I grew up in Chicago and received my B.Sc. in Biology at Elmhurst College. After moving West and developing a deep love of desert ecosystems, I became a member of the USGS Henderson, NV field office and spent 8 years working on research related to desert tortoise ecology and conservation. During this time, I received a Ph.D. in Ecology at Penn State through a collaborative project with the USGS aimed at understanding the epidemiology of respiratory disease in tortoises and the potential impacts of mitigation-driven translocations on disease dynamics.
I’m broadly interested in how inherent patterns in wildlife movement and behavior interact with external disturbance to shape population connectivity and persistence. I joined Clint’s lab in 2018 to apply my past experience and interests to the desert bighorn sheep system – by working with state and federal agencies, we hope to learn more about the effect of man-made barriers on sheep behavior and movement, and determine whether pro-active management actions can be used to improve meta-population connectivity. When not chasing desert wildlife, you’ll find me bouldering, mushroom hunting, and taking long treks into wilderness whenever possible.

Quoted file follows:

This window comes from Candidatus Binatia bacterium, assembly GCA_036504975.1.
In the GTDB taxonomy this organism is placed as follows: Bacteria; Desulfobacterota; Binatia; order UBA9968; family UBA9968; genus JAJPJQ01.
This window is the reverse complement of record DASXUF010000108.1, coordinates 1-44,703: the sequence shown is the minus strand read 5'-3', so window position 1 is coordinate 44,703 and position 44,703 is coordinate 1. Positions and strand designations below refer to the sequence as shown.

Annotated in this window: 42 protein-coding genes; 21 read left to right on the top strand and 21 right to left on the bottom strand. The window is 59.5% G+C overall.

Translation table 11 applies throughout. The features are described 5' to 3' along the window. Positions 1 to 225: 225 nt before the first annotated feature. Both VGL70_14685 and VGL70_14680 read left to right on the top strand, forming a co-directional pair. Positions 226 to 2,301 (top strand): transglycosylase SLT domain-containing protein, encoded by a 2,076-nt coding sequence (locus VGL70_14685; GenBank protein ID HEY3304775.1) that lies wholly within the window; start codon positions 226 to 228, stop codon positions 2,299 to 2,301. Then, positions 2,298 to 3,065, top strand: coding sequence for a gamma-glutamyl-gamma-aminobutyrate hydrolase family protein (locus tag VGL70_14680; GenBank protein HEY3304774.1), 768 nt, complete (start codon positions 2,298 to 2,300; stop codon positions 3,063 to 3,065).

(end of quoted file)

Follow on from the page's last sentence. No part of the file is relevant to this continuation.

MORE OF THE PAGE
Christina was featured in the National Parks Service’s “Dare to Imagine” series highlighting “trailblazing women continuing to shape park service conservation”. Read her interview here.